August 20, 2014

Image of a person surrounded by eight different bubbles. Each bubble represents a different soft skill, such as "presenting" or "being on time."Traditionally, soft skills were viewed as a secondary bonus to an applicant’s technical skill set; however, in today’s extremely competitive job market, employers are looking for proof of a mix of both hard and soft skills. In fact, recruiters will view a lack of demonstrated leadership or extracurricular activities on your resume as a potential red flag. Illuminating this fact is a study which shows that 60% of managers agreed that soft skills are the most important factor when evaluating an employee’s performance.

Recognizing the extreme importance of soft skills, The Department of Labor (DOL) developed an entire curriculum on the subject entitled, “Soft Skills to Pay the Bills: Mastering Soft Skills for Workplace Success.” Targeted toward teens and young adults, this program was created as an introduction to workplace interpersonal and professional skills.

The DOL’s list of key soft skills is very similar to OITE’s core competencies; it includes:

  1. Communication
    Permeating almost every aspect of a job, this skill is often ranked first among employers. It includes your ability to speak, write and present.
  2. Enthusiasm & Attitude
    Employers get frustrated with employees who are resistant to change or unable to adapt to new directions. Having an open and upbeat attitude will help your group generate good energy and move forward on projects.
  3. Teamwork
    There will be aspects of teamwork within every job. Leaders and project managers often lament that most of their jobs are spent trying to get colleagues to work effectively together. Therefore, it is essential to your career to work cooperatively and be able to participate in group decision-making.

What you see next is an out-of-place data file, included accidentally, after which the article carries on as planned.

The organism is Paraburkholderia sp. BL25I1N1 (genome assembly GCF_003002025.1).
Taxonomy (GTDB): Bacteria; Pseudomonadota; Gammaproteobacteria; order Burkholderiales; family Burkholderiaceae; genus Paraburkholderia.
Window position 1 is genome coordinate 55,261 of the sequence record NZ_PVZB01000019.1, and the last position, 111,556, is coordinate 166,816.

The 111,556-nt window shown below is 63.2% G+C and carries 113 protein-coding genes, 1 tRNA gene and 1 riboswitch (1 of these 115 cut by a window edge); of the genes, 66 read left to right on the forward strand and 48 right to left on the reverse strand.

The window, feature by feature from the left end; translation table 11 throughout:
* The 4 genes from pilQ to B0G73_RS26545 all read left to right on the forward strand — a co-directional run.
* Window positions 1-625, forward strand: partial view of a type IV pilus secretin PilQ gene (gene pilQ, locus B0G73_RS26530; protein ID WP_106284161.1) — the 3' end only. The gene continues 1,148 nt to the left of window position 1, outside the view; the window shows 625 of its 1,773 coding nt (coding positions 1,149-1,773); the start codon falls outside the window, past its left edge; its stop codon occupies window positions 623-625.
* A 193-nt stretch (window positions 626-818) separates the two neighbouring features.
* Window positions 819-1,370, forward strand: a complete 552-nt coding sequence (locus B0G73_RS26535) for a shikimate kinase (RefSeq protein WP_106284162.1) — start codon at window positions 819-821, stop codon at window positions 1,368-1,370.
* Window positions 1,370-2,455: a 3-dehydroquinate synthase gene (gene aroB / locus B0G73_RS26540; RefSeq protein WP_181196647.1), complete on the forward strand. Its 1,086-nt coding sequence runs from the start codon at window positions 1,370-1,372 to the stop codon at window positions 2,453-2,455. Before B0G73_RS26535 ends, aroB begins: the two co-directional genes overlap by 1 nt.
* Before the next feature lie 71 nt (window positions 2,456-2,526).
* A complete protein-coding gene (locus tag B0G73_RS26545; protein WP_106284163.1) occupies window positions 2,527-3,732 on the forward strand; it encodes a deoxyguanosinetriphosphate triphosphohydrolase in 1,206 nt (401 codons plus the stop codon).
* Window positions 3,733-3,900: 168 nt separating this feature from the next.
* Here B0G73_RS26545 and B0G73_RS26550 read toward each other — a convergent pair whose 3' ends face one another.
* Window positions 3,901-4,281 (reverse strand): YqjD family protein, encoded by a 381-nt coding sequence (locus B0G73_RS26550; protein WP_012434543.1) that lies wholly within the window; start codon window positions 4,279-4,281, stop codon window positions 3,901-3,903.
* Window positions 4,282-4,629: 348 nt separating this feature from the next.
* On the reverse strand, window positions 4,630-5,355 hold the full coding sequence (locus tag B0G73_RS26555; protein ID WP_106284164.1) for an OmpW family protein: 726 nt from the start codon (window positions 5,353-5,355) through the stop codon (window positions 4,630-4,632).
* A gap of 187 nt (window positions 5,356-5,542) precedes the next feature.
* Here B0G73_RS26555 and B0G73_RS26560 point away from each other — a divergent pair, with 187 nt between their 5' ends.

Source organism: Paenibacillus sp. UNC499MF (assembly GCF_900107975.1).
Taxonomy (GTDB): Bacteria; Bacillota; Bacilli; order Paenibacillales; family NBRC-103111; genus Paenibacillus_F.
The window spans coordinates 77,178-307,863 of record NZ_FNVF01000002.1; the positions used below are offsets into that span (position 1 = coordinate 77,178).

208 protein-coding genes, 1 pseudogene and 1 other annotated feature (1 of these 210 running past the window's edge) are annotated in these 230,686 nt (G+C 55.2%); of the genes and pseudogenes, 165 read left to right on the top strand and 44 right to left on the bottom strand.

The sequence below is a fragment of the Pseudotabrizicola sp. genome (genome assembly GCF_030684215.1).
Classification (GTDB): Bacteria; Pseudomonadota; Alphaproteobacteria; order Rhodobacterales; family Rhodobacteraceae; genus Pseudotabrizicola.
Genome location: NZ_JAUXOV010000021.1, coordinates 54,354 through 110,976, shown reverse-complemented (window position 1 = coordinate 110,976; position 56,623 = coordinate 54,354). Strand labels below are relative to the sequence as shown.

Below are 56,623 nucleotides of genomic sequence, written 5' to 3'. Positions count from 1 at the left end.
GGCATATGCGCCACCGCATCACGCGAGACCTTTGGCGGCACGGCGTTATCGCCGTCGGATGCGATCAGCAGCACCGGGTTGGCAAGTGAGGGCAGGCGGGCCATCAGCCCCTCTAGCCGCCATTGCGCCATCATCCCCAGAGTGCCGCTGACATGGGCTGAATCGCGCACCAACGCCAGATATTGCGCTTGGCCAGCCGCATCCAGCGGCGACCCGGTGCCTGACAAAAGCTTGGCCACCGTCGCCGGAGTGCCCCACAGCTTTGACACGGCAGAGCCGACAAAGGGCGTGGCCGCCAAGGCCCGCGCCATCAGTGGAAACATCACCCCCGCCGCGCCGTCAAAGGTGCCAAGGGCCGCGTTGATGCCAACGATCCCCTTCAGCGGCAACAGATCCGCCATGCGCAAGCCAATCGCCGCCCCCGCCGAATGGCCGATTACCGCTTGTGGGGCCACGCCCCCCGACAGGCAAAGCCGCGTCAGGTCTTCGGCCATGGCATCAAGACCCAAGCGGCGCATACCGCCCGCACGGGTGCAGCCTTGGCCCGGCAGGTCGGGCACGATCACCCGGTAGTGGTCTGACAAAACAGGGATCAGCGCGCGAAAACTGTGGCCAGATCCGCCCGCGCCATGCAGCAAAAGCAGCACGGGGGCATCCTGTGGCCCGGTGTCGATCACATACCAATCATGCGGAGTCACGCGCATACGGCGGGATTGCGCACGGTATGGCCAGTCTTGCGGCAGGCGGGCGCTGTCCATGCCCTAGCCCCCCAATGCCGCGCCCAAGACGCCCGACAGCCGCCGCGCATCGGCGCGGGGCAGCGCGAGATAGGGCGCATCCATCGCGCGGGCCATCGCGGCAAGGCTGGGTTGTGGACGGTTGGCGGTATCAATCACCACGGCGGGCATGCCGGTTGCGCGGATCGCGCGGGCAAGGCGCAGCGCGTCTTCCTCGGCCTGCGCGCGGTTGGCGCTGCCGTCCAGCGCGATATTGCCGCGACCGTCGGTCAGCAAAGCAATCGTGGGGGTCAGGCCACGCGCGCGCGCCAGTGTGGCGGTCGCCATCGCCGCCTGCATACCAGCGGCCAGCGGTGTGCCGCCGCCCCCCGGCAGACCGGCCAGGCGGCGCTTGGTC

4. Networking
    Like teamwork, networking is about building relationships. It also involves critical elements of communication and the ability to represent yourself effectively to others.
  5. Problem Solving & Critical Thinking
    There is no shortage of challenges and issues that can arise on the job. Employers want employees who will be able to face these problems critically and creatively by gathering enough information in order to develop a solution.
  6. Professionalism
    No matter the job or the industry, professionalism is a critical key to your success. Professionalism isn’t one trait – it is a combination of characteristics. It often means conducting yourself with a high level of responsibility, integrity and accountability. Part of professionalism is having a strong work ethic and being willing to go that extra mile. Another integral component is being dependable, trustworthy, and always following through on your projects.

Soft skills are no longer undervalued by employers. Make sure you are practicing these skills in your current position and/or seeking out opportunities to develop these skill sets. You will not only be helping your professional development, but you will be especially thankful the next time you are in an interview and they ask you a common behavioral question like “Tell me about a time when you had to utilize effective communication skills within a group setting,” and you have a stellar anecdote to share.


Medical School Interviews

August 6, 2014